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Episcopal Diocese of West Tennessee: Wikis


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Episcopal Diocese of West Tennessee
Arms of Episcopal Diocese of West Tennessee
Province IV (Southeast)
Bishop Don E. Johnson
Cathedral St. Mary's Cathedral
Congregations 34
Membership 11,000[1]
Website Diocese of West Tennessee
Map of Episcopal Diocese of West Tennessee

The Episcopal Diocese of West Tennessee is the diocese of the Episcopal Church that geographically coincides with the political region known as the Grand Division of West Tennessee. The geographic range of the Diocese of West Tennessee was originally part of the Episcopal Diocese of Tennessee, which was partitioned into three separate dioceses during 1982–1985. The Rt. Rev. Don E. Johnson is the current Bishop of West Tennessee; his predecessors were Alex D. Dickson and James M. Coleman. It is headquartered in Memphis, Tennessee.


History and development

Despite being located in the extreme southwestern corner of the state, Memphis served as the episcopal seat for most of the history of the diocese prior to the first territorial separation in 1983. This was largely because most of the early growth in the Episcopal Church in Tennessee occurred in Memphis and surrounding counties; the oldest Episcopal congregation in the present West Tennessee diocese is Immanuel Church in La Grange. A number of the early churches in this part of the state, such as Immanuel Church, primarily served plantations, both owners and slaves. After the Civil War, missionary emphasis in West Tennessee shifted to the city of Memphis, although the church gradually began appearing in larger towns outside the Mississippi River region as well.

Displayed in the west transept of St. Mary's Episcopal Cathedral in Memphis, Tennessee, this stone is part of one of the columns of the balustrade that surrounded the ancient Pool of Bethesda. Brought from Jerusalem by Bishop Thomas F. Gailor, June 1, 1928.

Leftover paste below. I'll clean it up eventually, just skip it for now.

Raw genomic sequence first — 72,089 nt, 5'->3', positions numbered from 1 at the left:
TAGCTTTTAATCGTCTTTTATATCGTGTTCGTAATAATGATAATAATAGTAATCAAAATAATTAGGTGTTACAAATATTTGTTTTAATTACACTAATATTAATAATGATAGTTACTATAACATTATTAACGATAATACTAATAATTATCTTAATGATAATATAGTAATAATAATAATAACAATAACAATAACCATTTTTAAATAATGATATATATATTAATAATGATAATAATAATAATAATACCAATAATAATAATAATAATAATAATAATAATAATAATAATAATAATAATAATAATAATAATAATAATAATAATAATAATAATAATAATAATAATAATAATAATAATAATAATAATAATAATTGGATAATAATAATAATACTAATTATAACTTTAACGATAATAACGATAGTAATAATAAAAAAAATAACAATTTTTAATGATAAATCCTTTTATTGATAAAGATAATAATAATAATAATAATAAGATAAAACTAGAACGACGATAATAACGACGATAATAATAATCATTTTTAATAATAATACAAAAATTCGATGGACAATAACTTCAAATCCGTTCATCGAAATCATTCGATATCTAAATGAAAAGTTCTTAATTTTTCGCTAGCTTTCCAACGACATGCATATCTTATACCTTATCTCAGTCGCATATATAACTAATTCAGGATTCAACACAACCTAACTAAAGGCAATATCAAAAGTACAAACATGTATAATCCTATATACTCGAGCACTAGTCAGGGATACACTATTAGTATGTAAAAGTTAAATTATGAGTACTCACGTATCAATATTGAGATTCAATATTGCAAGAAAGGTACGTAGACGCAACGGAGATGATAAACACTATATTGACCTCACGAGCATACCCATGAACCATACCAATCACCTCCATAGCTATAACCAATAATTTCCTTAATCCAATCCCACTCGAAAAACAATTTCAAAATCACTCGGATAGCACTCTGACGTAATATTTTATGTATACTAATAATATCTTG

After World War II, three large parishes, Calvary Church, St. Mary's Cathedral (founded in 1858 and a cathedral since 1871), and Grace-St. Luke's Church, began planting missions throughout the Memphis area. The success of these congregations, along with growth elsewhere in the state, prompted then-diocesan bishop John Vander Horst to establish additional offices in Nashville and Knoxville to more effectively serve the other two grand divisions of the state. Vander Horst took up residence in Nashville (while maintaining his cathedra in Memphis), while his bishop coadjutor, William E. Sanders, had his office in Knoxville. A suffragan bishop, the Rt. Rev. W. Fred Gates, Jr., worked out of Memphis from 1966 to 1982.

It was not until Vander Horst retired in 1977 that talks began to separate the statewide diocese into three territories. Upon the General Convention giving consent to plans at its 1982 meeting, the statewide diocese excised its westernmost counties first, with the new West Tennessee diocese beginning operations on January 1, 1983. Two years later, the easternmost counties of the remaining Tennessee diocesan territory became the Episcopal Diocese of East Tennessee.

During the controversies that racked the denomination nationally in the early 2000s over the consecration of a practicing homosexual, Gene Robinson, to the episcopacy, some clergy and laypeople in the diocese, mostly in suburban Memphis, departed their parishes in favor of continuing Anglican groups. Not a large number did so, however, and the diocese has not been as involved as some other conservative Southern dioceses have in the Anglican realignment movement.

The diocesan motto, Ubique Inter Flumina, means "everywhere between the rivers", referring to the Tennessee and Mississippi rivers, which bracket West Tennessee on two sides.

Most communicants of this diocese reside in either the city of Memphis or its surrounding suburbs in Shelby County.


There are currently more than 11,000 total baptized members worshiping in 34 Episcopal congregations in West Tennessee.

Bishops of Tennessee before the creation of the Diocese of West Tennessee


  1. ^ "About Us". The Episcopal Diocese of West Tennessee. Retrieved 2007-12-11.  

See also

External links



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